I had heard Pastor Williams on the phone explaining to the man who wouldboss that I wasn’t good with people and I was sheltered. Which wasn’t exactly true. I had gone to an all-girl Christian academy, and everyone there had pretended that I hadn’t existed. It wasn’t my fault their mommas had told them about the evil inside me. I had never had a chance to actually be around people who wanted anything to do with me.
Before I took my boxes out of the truck, I wanted to check out the apartment. Pastor Williams had given me a truck, too. Grabbing my purse and the keys he had placed in an envelope, along with one thousand dollars in cash, I jumped down out of the old truck and headed for the stairs. None of the apartments were on the street level. They were all on stilts above the ground. I figured this was for times when the water got high . . . or during hurricanes. I wasn’t going to think about hurricanes. Not now.
I slipped the key into the lock and turned before pushing the door open. It swung wide, and I took in the pretty pale yellow walls and white wicker furniture. It was all very coastal. I loved it.
Smiling, I walked inside and spun around in a circle with my arms opened wide. I tilted my head back and closed my eyes and let myself bask in the solitude. No one knew me here. I wasn’t the evil girl who the pastor was stuck taking care of. I was just me. Blythe Blakely. And I was a writer. A recluse eccentric writer who didn’t care what she looked like. It didn’t matter. She was free.
Loud male voices laughing and throwing insults in the hallway interrupted my quiet moment of joy. I dropped my arms to turn and lock gazes with . . . with . . . a guy. Blue. Like the sky on a clear sunny day. That was all I could focus on. I had never seen eyes so blue. They were so startling, they were almost breathtaking. His friends’ voices were fading away, but he was still standing there. Then I noticed it. . . . Was he wearing black eyeliner? I dropped my eyes to take in the rest of him.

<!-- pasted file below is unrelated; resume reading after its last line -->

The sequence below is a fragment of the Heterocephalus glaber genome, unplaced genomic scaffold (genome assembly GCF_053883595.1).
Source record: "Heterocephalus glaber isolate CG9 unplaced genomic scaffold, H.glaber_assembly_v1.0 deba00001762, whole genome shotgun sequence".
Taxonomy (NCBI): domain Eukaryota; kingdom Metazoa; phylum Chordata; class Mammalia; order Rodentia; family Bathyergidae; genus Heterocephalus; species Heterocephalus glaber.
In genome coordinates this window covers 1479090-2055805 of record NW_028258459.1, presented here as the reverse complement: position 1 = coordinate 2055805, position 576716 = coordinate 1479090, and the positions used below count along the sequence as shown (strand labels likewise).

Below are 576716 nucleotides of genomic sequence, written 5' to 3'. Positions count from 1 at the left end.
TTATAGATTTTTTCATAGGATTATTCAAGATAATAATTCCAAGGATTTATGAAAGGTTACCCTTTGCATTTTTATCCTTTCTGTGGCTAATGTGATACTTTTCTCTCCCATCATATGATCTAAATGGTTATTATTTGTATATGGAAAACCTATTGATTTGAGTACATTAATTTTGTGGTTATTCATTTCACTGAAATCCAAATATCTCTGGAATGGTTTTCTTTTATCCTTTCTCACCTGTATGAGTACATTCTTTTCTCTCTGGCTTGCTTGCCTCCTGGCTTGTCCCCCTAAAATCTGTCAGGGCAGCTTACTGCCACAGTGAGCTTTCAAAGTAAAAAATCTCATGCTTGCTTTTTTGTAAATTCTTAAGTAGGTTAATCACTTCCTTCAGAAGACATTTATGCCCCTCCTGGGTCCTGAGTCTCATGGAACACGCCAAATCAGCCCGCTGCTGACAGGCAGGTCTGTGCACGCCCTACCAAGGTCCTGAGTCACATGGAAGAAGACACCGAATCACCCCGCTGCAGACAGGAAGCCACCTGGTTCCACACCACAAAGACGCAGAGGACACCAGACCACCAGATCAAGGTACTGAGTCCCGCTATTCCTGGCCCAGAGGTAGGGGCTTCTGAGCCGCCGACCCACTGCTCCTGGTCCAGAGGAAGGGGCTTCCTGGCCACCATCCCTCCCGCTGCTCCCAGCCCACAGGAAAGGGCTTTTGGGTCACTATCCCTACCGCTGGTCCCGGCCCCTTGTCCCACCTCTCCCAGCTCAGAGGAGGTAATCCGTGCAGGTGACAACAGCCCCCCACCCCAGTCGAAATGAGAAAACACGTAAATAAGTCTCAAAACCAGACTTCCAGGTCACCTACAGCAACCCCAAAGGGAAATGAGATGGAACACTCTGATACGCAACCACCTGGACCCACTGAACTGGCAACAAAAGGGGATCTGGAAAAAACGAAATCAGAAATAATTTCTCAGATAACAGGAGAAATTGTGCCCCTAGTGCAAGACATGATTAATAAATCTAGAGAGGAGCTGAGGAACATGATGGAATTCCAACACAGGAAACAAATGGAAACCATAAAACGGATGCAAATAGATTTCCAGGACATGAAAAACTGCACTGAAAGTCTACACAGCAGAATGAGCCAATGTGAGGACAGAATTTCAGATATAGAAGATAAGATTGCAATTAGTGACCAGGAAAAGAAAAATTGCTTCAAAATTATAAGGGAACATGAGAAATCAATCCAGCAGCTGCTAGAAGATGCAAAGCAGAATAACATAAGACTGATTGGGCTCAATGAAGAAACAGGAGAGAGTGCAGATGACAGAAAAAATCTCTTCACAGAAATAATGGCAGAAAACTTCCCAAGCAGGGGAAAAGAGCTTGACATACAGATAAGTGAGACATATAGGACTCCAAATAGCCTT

The pierced eyebrow and colorful tattooed skin I saw covering his arms had me jerking my gaze back up to his face. Seemingly windblown platinum-blond hair finished the wild look.“You done, love? Or is it my turn?” The teasing lilt to his low husky voice reminded me of warm chocolate. It made me feel almost giddy.
Not sure what he was talking about, I looked back at his amused eyes. “I, uh . . .” I what? I didn’t know what to say. “I don’t know what you mean,” I finally told him honestly. Should I apologize for staring at him? Had I been?
“Are you done checking me out? Because I’d hate to interrupt you.”
Oh. My face heated, and I knew my cheeks were bright red. What was I thinking, leaving my door open for the world to see me? I wasn’t used to this. Keeping my distance from men in general made me extremely inept at talking to one. However, this one didn’t stare at me with that leer that made me nervous. I was used to the look men gave me because they thought I would do bad things with them. The ugly they saw didn’t seem to deter them from wanting to see if I was as evil as they had heard.
“It’s just some tattoos and a couple piercings, love. I promise I’m harmless,” he said this time with a smile on his face.
I managed to nod. I should say something. I just wasn’t sure what to say. He was waiting on me to speak. “I like them,” I blurted out nervously. That sounded stupid. He raised an eyebrow, and a smirk touched his lips. “The tattoos—they’re nice. Colorful. Uh . . . I . . .” I sounded like an idiot. There was no saving myself from this disaster. Closing my eyes so I didn’t have to see those blue eyes watching me, I took a deep breath. “I’m not good at talking to people—guys, people, anyone really.” Had I really just told him that?
If he would just turn and leave, then we could forget this moment forever. I forced my eyes open and caught him studying me with that grin still on his lips. He was going to think I was nuts. Maybe he was visiting someone here and didn’t live in this complex. I really didn’t want to face him again. Ever.
He pressed the pad of his thumb to his bottom lip and bit the tip of it before chuckling and shaking his head. “Not sure I’ve met anyone quite like you,” he said before letting his hand fall back down to his side.Read more here.
ebook, 288 pages
Published April 1st 2014 by Simon Pulse